While an ordinary computer operates using bits, where each bit could be represented by, say, a switch which is either on or off, a quantum computer requires quantum bits, or qubits for short.

The fundamental information-carrying components must be qubits, since we want to simulate highly complex entangled quantum systems that no ordinary computer on Earth will be able to. Entanglement is probably the most defining feature of quantum mechanics. An entangled state cannot be factored as a product of its local constituent quantum states, and so, it can only be described as an inseparable whole.

Attempting to write a quantum description of a few hundred qubits, in such a complex entangled state, may require more bits than the number of atoms in the visible universe. While quantum computers may be the next revolutionary technology, the astounding complexity brought about by the quantum realm may not always surpass the capabilities of classical computers. However, we have at least three good reasons for thinking that quantum computers in the future may become more powerful than classical ones.

Attempting to write a quantum description of a few hundred qubits, in such a complex entangled state, may require more bits than the number of atoms in the visible universe

First, we are aware of problems that are believed to be extremely hard to solve for classical computers, but for which quantum algorithms have been devised that could easily solve them. The best-known example is finding the prime factors of a large composite integer. Apart from having numerous applications in the field of mathematics, these large numbers made up of two or more primes are utilised in the Rivest–Shamir–Adleman (RSA) algorithm, which is the most widely-employed cryptographic technique used to encrypt data transmission, such as in web browsers, emails, and other communication channels.

Second, computer scientists have also argued that easy-to-prepare quantum states on a quantum computer have properties which can be considered superclassical, such as entanglement. This means that if we measure all the qubits in our quantum state, we are sampling from a correlated probability distribution that cannot be efficiently sampled from by any classical means. This implies that quantum computers may be able to always perform better than classical computers.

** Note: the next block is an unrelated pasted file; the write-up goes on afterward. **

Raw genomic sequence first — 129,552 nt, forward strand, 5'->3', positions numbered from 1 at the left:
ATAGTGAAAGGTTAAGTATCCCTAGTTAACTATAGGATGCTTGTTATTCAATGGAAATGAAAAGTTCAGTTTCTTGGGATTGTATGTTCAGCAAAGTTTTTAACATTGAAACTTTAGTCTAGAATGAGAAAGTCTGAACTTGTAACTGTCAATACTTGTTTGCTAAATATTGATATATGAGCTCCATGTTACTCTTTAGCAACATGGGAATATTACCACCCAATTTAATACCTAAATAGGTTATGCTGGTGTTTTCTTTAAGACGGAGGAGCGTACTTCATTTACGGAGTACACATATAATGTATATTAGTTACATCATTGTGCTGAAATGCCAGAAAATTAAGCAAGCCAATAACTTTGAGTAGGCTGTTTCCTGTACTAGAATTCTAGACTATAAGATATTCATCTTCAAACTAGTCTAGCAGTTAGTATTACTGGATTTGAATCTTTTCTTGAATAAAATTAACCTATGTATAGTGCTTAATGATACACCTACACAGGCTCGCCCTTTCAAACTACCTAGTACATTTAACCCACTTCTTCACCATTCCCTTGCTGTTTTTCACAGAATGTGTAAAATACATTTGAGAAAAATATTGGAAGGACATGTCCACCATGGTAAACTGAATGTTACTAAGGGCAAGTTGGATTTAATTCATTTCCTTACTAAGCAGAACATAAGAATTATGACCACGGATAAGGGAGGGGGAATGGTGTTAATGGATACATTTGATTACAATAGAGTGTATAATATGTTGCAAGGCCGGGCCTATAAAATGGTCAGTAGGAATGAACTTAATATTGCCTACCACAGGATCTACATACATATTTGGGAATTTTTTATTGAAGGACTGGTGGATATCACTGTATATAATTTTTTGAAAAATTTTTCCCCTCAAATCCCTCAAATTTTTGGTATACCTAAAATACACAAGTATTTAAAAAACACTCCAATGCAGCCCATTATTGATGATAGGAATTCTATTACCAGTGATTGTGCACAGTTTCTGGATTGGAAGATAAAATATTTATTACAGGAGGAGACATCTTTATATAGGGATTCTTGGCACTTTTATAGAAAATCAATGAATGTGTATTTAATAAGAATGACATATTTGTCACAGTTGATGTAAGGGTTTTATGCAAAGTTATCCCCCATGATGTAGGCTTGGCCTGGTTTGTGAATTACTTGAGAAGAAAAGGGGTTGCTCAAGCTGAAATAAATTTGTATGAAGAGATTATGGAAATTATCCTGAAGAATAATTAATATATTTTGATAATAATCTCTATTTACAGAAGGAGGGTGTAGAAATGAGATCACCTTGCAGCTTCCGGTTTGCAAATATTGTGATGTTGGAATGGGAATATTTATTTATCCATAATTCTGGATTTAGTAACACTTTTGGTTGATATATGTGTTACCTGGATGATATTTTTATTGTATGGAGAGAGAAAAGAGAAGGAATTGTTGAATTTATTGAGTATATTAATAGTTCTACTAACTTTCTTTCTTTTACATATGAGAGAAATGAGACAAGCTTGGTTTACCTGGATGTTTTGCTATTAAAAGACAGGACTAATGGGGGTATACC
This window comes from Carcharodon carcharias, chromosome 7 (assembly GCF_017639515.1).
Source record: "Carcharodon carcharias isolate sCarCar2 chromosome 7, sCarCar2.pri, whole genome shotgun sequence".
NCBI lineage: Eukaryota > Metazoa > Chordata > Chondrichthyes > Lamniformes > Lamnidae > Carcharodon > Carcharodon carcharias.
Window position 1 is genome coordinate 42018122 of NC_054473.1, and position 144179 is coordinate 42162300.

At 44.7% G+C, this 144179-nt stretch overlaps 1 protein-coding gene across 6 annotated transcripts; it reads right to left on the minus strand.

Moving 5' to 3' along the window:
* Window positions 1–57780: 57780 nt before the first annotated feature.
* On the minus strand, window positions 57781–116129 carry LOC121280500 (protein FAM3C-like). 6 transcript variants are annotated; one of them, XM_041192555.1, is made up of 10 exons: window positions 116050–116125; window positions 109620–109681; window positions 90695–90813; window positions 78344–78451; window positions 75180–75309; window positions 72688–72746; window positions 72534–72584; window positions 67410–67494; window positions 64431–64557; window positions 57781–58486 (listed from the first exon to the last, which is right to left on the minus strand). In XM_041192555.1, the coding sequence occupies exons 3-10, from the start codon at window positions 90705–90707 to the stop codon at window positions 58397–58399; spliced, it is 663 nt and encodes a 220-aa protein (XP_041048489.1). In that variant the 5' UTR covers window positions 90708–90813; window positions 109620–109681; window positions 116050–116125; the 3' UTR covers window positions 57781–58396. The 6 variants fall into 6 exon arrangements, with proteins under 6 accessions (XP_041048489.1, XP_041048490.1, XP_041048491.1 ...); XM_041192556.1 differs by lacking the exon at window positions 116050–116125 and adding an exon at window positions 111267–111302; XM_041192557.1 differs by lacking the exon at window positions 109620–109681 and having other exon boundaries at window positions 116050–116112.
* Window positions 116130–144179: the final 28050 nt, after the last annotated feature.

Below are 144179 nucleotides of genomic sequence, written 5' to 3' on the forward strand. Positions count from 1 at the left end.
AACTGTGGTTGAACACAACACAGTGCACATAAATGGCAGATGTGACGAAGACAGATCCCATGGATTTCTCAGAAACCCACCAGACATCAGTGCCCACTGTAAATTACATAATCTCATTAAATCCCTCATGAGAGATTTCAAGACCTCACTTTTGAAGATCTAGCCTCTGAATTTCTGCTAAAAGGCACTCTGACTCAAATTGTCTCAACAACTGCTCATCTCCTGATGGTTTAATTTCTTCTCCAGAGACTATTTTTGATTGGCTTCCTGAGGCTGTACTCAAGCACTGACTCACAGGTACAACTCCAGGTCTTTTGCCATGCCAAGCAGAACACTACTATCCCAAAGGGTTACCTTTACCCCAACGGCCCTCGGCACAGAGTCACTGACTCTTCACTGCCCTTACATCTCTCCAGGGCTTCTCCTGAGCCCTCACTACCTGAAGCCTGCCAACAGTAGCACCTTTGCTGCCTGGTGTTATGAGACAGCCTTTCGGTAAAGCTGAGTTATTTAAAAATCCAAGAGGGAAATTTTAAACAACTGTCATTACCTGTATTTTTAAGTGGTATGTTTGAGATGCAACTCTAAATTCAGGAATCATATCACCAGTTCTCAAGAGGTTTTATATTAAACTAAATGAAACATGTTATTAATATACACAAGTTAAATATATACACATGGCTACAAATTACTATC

Finally, and perhaps the most compelling reason why we think quantum computers are powerful, is that we do not know of any way to simulate a quantum computer using a classical one!

*Mirko Consiglio is physicist, programmer and a PhD student. He is carrying out research on quantum computers at the University of Malta within the QVAQT (Quantum Variational Algorithms for Quantum Thermodynamics) project, funded by the Malta Council for Science and Technology.*

**Sound Bites**

• In 2016, IBM put up the first superconducting quantum processor with open access on the cloud. Since then, various different models have been made available for potential users, with an open plan covering five and seven quantum processing units. Apart from real devices, IBM quantum cloud possesses a diverse range of different quantum simulators and programs that anyone can use.

To sign up and use one yourself, visit: quantum-computing.ibm.com.

• Albert Einstein is synonymous with the world’s most famous equation E = mc^{2}, having developed the theories of general and special relativity. However, in 1921 he won the Nobel prize “for his services to theoretical physics, and especially for his discovery of the law of the photoelectric effect”, a cornerstone in the development of quantum mechanics. Nonetheless, despite his contributions to quantum physics, he later started to oppose what it had evolved into, objecting that “God does not play dice”.

*For more science news, listen to Radio Mocha on www.fb.com/RadioMochaMalta/.*

**DID YOU KNOW? **

• The first results on entanglement, a fundamental resource in quantum computing, were presented in a paper in 1935 by Albert Einstein, Boris Podolsky, and Nathan Rosen.

• Peter Shor devised the quantum algorithm for breaking the widely-used RSA encryption protocol in 1994.

• In 1996, Grover’s algorithm established a quantum speedup for the widely-applicable unstructured search problem.

• In January 2020, an international team of researchers from the Austrian Academy of Sciences, University of Vienna and University of Malta established a quantum encrypted connection between Sicily and Malta.

• Qalypso, a summer school on quantum computing and open quantum systems was held in Gozo for a week in September, where graduate and post-graduate students, as well as various invited speakers attended.

*For more trivia see: www.um.edu.mt/think.*